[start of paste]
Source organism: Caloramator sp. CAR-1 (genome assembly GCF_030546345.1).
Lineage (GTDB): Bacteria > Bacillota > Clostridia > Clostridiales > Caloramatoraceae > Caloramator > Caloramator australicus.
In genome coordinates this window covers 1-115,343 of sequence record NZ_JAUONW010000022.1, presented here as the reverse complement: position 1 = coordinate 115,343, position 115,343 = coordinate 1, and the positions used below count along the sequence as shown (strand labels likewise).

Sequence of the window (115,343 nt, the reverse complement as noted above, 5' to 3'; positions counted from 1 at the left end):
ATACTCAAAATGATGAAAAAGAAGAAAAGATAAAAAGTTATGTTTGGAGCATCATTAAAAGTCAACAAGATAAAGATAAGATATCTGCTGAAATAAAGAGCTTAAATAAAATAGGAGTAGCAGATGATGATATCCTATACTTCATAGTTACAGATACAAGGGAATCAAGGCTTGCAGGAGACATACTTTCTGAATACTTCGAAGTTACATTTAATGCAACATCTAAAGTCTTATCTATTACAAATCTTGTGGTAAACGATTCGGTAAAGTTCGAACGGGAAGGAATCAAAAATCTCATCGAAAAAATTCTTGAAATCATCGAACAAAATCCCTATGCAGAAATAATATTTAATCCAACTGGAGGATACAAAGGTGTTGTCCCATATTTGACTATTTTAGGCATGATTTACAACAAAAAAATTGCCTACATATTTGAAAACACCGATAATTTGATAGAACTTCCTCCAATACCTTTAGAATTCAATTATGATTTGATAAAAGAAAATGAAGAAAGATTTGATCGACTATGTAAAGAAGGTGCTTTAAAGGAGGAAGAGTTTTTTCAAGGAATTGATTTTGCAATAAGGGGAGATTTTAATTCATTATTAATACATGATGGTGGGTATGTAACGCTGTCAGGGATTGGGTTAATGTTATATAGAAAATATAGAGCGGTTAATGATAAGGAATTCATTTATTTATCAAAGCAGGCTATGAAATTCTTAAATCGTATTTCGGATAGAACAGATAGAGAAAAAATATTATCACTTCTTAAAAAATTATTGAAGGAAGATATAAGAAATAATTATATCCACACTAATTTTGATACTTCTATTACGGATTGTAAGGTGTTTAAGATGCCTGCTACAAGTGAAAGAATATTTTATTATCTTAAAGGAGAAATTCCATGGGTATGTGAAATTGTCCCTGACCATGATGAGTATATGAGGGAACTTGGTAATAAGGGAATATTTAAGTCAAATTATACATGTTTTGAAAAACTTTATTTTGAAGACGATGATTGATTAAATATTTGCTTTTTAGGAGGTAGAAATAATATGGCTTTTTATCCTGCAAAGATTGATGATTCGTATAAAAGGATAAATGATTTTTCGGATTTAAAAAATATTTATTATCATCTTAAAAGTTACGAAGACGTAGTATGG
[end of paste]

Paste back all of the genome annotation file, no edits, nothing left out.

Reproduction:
Source organism: Caloramator sp. CAR-1 (genome assembly GCF_030546345.1).
Lineage (GTDB): Bacteria > Bacillota > Clostridia > Clostridiales > Caloramatoraceae > Caloramator > Caloramator australicus.
In genome coordinates this window covers 1-115,343 of sequence record NZ_JAUONW010000022.1, presented here as the reverse complement: position 1 = coordinate 115,343, position 115,343 = coordinate 1, and the positions used below count along the sequence as shown (strand labels likewise).

Sequence of the window (115,343 nt, the reverse complement as noted above, 5' to 3'; positions counted from 1 at the left end):
ATACTCAAAATGATGAAAAAGAAGAAAAGATAAAAAGTTATGTTTGGAGCATCATTAAAAGTCAACAAGATAAAGATAAGATATCTGCTGAAATAAAGAGCTTAAATAAAATAGGAGTAGCAGATGATGATATCCTATACTTCATAGTTACAGATACAAGGGAATCAAGGCTTGCAGGAGACATACTTTCTGAATACTTCGAAGTTACATTTAATGCAACATCTAAAGTCTTATCTATTACAAATCTTGTGGTAAACGATTCGGTAAAGTTCGAACGGGAAGGAATCAAAAATCTCATCGAAAAAATTCTTGAAATCATCGAACAAAATCCCTATGCAGAAATAATATTTAATCCAACTGGAGGATACAAAGGTGTTGTCCCATATTTGACTATTTTAGGCATGATTTACAACAAAAAAATTGCCTACATATTTGAAAACACCGATAATTTGATAGAACTTCCTCCAATACCTTTAGAATTCAATTATGATTTGATAAAAGAAAATGAAGAAAGATTTGATCGACTATGTAAAGAAGGTGCTTTAAAGGAGGAAGAGTTTTTTCAAGGAATTGATTTTGCAATAAGGGGAGATTTTAATTCATTATTAATACATGATGGTGGGTATGTAACGCTGTCAGGGATTGGGTTAATGTTATATAGAAAATATAGAGCGGTTAATGATAAGGAATTCATTTATTTATCAAAGCAGGCTATGAAATTCTTAAATCGTATTTCGGATAGAACAGATAGAGAAAAAATATTATCACTTCTTAAAAAATTATTGAAGGAAGATATAAGAAATAATTATATCCACACTAATTTTGATACTTCTATTACGGATTGTAAGGTGTTTAAGATGCCTGCTACAAGTGAAAGAATATTTTATTATCTTAAAGGAGAAATTCCATGGGTATGTGAAATTGTCCCTGACCATGATGAGTATATGAGGGAACTTGGTAATAAGGGAATATTTAAGTCAAATTATACATGTTTTGAAAAACTTTATTTTGAAGACGATGATTGATTAAATATTTGCTTTTTAGGAGGTAGAAATAATATGGCTTTTTATCCTGCAAAGATTGATGATTCGTATAAAAGGATAAATGATTTTTCGGATTTAAAAAATATTTATTATCATCTTAAAAGTTACGAAGACGTAGTATGG